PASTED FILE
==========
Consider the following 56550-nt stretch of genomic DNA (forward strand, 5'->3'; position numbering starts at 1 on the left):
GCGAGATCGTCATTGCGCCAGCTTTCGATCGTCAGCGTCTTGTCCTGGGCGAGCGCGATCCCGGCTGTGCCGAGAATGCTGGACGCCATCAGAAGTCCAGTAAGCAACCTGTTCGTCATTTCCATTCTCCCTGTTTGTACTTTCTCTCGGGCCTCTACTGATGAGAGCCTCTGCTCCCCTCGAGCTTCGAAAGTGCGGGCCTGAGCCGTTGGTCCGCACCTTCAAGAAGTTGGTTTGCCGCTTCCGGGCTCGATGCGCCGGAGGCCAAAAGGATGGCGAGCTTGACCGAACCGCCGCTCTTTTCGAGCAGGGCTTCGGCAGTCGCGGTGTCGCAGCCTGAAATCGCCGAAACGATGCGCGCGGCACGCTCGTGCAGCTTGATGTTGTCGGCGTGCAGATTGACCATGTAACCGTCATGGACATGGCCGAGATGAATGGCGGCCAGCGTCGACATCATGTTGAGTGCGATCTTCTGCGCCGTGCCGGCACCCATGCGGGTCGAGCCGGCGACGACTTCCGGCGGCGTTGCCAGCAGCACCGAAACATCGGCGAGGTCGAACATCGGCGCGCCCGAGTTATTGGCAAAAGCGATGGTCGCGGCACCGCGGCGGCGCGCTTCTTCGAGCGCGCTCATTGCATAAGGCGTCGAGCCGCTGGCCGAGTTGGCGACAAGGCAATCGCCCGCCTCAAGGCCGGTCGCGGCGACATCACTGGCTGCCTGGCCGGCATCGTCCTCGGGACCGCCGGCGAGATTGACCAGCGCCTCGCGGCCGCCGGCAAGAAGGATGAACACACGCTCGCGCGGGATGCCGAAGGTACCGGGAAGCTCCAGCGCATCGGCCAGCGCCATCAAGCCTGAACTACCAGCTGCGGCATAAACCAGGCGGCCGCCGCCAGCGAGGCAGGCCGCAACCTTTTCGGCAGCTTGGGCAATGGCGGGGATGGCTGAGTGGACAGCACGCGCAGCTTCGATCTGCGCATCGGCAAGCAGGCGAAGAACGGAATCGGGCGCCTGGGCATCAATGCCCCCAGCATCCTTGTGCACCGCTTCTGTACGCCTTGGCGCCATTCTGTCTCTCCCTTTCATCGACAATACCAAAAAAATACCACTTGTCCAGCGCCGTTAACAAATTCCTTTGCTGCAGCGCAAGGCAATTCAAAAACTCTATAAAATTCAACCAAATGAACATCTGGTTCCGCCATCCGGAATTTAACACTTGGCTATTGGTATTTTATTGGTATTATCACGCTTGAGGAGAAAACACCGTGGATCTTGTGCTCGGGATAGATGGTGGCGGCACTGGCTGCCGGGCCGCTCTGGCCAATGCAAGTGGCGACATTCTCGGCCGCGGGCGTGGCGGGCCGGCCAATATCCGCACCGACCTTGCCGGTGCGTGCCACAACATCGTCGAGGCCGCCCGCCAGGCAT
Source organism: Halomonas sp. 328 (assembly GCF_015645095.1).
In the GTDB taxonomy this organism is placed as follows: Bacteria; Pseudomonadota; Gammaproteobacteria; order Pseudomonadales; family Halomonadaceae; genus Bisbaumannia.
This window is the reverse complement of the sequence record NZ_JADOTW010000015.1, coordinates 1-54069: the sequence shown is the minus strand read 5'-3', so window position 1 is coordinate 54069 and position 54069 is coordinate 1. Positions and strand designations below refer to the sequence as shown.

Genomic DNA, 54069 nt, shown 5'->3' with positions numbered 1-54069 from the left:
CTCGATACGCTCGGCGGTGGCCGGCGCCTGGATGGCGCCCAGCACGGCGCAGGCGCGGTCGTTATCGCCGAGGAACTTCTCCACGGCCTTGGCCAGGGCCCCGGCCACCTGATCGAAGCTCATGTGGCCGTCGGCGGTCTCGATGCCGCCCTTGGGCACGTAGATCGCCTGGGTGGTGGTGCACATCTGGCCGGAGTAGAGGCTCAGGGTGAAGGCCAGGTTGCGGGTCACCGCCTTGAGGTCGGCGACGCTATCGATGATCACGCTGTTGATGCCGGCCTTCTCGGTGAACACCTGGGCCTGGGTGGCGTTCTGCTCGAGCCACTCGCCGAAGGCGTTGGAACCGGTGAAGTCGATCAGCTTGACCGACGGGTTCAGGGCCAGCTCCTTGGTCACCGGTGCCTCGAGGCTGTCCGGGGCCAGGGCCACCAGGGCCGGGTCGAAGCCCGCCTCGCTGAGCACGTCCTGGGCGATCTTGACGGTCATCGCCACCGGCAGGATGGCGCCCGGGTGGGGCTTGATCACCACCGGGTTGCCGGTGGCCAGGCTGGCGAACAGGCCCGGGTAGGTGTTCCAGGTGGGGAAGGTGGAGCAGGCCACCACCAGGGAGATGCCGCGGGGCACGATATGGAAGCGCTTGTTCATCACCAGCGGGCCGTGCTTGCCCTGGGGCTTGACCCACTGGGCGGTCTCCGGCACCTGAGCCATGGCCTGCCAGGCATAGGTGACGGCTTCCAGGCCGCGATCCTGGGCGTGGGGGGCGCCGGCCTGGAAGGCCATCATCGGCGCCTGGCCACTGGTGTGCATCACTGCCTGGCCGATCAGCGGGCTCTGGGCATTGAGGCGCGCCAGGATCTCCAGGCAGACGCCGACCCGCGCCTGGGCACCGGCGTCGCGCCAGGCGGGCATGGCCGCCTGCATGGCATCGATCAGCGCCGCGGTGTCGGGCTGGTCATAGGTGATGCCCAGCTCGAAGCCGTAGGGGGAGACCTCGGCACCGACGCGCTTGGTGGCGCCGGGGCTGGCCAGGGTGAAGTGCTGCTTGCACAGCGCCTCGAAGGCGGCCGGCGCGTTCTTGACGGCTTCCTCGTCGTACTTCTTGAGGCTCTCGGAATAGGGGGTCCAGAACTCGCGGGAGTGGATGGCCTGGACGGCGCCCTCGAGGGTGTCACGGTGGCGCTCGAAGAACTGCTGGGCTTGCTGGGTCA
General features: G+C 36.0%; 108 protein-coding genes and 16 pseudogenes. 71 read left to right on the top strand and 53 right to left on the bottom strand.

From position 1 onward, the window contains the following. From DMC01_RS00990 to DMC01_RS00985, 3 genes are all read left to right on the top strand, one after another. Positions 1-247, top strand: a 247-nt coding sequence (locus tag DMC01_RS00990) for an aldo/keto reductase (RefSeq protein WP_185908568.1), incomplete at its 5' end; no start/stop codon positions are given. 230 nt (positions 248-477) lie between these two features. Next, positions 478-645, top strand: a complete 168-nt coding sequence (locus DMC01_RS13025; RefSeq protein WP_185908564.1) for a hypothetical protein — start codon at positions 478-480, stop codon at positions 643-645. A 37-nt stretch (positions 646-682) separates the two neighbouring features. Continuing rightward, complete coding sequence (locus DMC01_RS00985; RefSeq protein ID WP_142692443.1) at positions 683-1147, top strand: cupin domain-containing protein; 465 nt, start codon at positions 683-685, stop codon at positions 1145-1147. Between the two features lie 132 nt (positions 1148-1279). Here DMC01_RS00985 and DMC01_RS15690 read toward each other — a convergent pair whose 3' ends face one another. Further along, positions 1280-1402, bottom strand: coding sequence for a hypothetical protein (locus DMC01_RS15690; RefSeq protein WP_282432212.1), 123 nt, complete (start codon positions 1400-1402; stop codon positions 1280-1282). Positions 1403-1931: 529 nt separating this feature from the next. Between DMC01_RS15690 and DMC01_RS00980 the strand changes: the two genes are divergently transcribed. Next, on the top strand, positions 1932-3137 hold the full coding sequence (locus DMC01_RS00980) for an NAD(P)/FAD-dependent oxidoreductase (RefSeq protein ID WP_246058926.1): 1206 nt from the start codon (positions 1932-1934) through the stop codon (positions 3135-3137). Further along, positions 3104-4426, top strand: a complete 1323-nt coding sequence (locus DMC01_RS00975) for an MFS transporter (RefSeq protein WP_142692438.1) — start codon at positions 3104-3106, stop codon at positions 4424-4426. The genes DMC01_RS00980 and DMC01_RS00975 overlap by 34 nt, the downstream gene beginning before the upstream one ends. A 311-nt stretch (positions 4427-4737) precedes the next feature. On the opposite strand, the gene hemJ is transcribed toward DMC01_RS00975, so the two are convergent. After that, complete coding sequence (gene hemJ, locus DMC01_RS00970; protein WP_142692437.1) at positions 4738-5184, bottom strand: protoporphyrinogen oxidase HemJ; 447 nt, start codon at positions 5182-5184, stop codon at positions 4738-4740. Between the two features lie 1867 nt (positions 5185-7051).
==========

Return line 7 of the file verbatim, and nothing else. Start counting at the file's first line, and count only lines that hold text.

CTCGATACGCTCGGCGGTGGCCGGCGCCTGGATGGCGCCCAGCACGGCGCAGGCGCGGTCGTTATCGCCGAGGAACTTCTCCACGGCCTTGGCCAGGGCCCCGGCCACCTGATCGAAGCTCATGTGGCCGTCGGCGGTCTCGATGCCGCCCTTGGGCACGTAGATCGCCTGGGTGGTGGTGCACATCTGGCCGGAGTAGAGGCTCAGGGTGAAGGCCAGGTTGCGGGTCACCGCCTTGAGGTCGGCGACGCTATCGATGATCACGCTGTTGATGCCGGCCTTCTCGGTGAACACCTGGGCCTGGGTGGCGTTCTGCTCGAGCCACTCGCCGAAGGCGTTGGAACCGGTGAAGTCGATCAGCTTGACCGACGGGTTCAGGGCCAGCTCCTTGGTCACCGGTGCCTCGAGGCTGTCCGGGGCCAGGGCCACCAGGGCCGGGTCGAAGCCCGCCTCGCTGAGCACGTCCTGGGCGATCTTGACGGTCATCGCCACCGGCAGGATGGCGCCCGGGTGGGGCTTGATCACCACCGGGTTGCCGGTGGCCAGGCTGGCGAACAGGCCCGGGTAGGTGTTCCAGGTGGGGAAGGTGGAGCAGGCCACCACCAGGGAGATGCCGCGGGGCACGATATGGAAGCGCTTGTTCATCACCAGCGGGCCGTGCTTGCCCTGGGGCTTGACCCACTGGGCGGTCTCCGGCACCTGAGCCATGGCCTGCCAGGCATAGGTGACGGCTTCCAGGCCGCGATCCTGGGCGTGGGGGGCGCCGGCCTGGAAGGCCATCATCGGCGCCTGGCCACTGGTGTGCATCACTGCCTGGCCGATCAGCGGGCTCTGGGCATTGAGGCGCGCCAGGATCTCCAGGCAGACGCCGACCCGCGCCTGGGCACCGGCGTCGCGCCAGGCGGGCATGGCCGCCTGCATGGCATCGATCAGCGCCGCGGTGTCGGGCTGGTCATAGGTGATGCCCAGCTCGAAGCCGTAGGGGGAGACCTCGGCACCGACGCGCTTGGTGGCGCCGGGGCTGGCCAGGGTGAAGTGCTGCTTGCACAGCGCCTCGAAGGCGGCCGGCGCGTTCTTGACGGCTTCCTCGTCGTACTTCTTGAGGCTCTCGGAATAGGGGGTCCAGAACTCGCGGGAGTGGATGGCCTGGACGGCGCCCTCGAGGGTGTCACGGTGGCGCTCGAAGAACTGCTGGGCTTGCTGGGTCA